Published: February 16th 2012February 11th 2012 part ii of iv
lutte clock, senegalese clock
fighters arrive when they arrive. the game starts when it starts. it lasts as long as it lasts.
like other aspects of Senegalese culture... ...lutte is slow, builds momentum, and takes as long as it takes, and ends on an upnote
the pre-game time, though soundtracked with booming stereo music, started with bare minimum of lights and people and energy...but the evening slowly built in momentum as one by one fighters showed up, the decibels on the stereo were turned up, field boys began their duties, spectators filed in. no one was rushing.
and it took as long as it took for the fighters to show up and the matches to get going.
and when it did get going, it was like no other frenetic energy i have ever experienced at a sports event.
and the round between two fighers? takes as long as it takes....but those last few seconds, BAM! one contender is suddenly on the ground and if as a spectator you blinked - you missed it. ...lutte is influenced by the 'maribous' (religious leaders)
Maribous have a lot of say in Senegal. people consult them for most everything, and the more influential maribous will outspokenly direct the populace (like recently re-directing traffic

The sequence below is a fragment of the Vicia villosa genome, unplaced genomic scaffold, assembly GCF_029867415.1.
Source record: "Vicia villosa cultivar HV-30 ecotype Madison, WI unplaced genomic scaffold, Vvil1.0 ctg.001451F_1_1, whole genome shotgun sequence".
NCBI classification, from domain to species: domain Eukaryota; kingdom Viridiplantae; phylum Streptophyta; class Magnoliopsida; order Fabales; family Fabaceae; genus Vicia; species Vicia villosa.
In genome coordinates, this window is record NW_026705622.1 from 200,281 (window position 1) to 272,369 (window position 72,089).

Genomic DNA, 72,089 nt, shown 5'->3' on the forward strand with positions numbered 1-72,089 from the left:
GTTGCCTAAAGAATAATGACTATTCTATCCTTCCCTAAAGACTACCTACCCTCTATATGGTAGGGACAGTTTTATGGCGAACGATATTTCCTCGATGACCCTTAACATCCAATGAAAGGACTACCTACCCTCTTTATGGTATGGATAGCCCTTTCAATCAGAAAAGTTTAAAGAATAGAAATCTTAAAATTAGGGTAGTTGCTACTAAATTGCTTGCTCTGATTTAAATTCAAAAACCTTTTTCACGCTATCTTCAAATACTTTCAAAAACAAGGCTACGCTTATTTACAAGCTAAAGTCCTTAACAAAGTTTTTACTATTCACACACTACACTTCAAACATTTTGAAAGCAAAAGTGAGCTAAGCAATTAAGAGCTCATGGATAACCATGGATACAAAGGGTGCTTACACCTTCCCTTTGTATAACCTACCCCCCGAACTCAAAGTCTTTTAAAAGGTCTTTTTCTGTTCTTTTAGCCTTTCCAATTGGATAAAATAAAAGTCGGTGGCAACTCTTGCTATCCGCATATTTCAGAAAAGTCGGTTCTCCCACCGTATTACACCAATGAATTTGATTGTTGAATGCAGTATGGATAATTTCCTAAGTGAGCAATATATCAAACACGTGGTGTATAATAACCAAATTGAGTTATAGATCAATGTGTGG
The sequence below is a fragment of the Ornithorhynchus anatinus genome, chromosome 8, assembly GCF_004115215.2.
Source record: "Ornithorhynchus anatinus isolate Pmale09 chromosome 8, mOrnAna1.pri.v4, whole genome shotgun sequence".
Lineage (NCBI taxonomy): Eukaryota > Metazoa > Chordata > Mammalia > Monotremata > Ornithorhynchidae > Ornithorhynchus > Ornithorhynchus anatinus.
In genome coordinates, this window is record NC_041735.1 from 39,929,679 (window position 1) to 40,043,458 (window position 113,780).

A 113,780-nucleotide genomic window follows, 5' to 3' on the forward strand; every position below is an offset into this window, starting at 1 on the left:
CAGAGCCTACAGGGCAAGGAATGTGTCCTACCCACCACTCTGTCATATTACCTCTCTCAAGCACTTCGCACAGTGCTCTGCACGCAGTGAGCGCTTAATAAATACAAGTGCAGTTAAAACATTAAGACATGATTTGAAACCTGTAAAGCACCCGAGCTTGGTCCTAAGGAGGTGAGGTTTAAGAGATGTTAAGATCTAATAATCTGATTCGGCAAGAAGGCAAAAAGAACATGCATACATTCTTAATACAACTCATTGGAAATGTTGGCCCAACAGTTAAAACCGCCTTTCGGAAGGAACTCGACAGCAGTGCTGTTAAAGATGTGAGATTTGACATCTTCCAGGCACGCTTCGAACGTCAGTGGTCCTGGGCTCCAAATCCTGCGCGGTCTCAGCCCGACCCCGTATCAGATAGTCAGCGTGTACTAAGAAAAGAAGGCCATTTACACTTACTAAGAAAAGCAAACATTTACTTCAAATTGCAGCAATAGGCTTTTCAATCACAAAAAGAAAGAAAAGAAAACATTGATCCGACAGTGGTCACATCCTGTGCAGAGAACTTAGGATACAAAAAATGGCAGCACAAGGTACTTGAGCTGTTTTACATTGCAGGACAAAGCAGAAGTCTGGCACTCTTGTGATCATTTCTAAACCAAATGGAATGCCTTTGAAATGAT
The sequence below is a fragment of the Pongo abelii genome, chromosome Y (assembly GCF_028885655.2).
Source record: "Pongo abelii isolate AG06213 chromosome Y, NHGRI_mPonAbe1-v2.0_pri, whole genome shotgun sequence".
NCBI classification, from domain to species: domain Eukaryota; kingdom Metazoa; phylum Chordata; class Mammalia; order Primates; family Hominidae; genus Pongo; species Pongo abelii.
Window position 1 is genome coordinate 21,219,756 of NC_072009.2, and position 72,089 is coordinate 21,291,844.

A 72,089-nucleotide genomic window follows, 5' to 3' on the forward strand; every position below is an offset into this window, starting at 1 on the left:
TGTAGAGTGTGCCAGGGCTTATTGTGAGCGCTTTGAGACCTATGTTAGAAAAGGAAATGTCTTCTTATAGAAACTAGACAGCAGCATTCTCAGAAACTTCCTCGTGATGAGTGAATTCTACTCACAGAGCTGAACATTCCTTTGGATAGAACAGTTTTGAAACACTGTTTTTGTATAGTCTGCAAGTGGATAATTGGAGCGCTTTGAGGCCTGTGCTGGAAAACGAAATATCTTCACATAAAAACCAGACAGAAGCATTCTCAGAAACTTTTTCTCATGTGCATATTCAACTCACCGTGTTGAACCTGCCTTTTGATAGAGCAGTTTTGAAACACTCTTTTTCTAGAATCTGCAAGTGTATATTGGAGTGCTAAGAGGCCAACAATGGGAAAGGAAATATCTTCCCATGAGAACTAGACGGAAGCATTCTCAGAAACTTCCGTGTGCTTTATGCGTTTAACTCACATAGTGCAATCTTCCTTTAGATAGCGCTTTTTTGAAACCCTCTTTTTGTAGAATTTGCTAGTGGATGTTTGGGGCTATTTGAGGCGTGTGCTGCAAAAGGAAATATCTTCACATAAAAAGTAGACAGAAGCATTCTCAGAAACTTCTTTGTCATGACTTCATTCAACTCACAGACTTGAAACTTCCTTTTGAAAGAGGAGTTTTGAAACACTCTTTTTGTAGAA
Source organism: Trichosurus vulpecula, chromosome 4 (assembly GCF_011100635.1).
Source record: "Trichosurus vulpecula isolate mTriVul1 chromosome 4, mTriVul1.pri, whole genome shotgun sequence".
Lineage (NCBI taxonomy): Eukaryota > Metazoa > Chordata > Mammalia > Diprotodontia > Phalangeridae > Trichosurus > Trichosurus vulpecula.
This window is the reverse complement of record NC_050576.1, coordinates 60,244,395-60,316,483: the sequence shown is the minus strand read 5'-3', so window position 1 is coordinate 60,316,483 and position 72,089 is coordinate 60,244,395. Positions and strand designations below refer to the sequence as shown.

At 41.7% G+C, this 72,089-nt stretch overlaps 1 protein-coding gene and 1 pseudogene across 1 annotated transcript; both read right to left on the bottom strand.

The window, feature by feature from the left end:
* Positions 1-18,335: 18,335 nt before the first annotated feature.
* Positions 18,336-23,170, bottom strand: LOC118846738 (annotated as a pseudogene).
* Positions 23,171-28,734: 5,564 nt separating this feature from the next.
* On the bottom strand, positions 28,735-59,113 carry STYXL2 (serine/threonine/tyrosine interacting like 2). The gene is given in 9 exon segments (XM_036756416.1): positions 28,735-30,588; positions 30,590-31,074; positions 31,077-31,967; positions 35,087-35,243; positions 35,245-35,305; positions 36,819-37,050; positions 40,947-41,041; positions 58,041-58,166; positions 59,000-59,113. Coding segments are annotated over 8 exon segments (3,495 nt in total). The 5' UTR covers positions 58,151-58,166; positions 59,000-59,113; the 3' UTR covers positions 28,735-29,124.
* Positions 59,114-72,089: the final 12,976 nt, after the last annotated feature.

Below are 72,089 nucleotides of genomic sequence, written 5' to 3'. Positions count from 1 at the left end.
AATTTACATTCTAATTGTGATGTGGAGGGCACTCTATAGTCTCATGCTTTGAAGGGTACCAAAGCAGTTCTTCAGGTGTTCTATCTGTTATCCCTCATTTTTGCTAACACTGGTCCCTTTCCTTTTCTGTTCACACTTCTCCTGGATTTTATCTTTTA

travel clock, senegalese clock
cars arrive when they arrive. they go when they are full. the trip lasts as long as it lasts.
chaos when there was a national transportation strike which the maribou put the kabatch on, not the government).
so, it was with a light laughter and feigned disbelieving shake of my head, when i found out the source of the pre-game and 'organized' chaos: the maribous.
it goes like this:
i had asked my local accompanier why this set of matches tonite were starting later than the ones yesterday (both planned for 21:00, day one getting off around 21:30, this night it was 22:30 and still no hint of a whistle). i also asked why fighters seemed to slowly trickle onto the scene with no set time, the organizers themselves seeming to have little control over time. my cultural tour guide explained that the match starts when the fighters get there.
OK...so what determines when the fighters get there?
the maribous. of course.
Maribous tell the fighters whether to show up on the early side, the fashionably late side, or outright late side (how the men weigh this against the already loose notion of time in Senegal is beyond me). however, there is a glitch: as the fighters who fought and won
some prayerish things
last night who return to contend tonite are obligated to come 'early'. what happens when this conflicts with the maribou direction? dunno. more foto below...
There are more photos below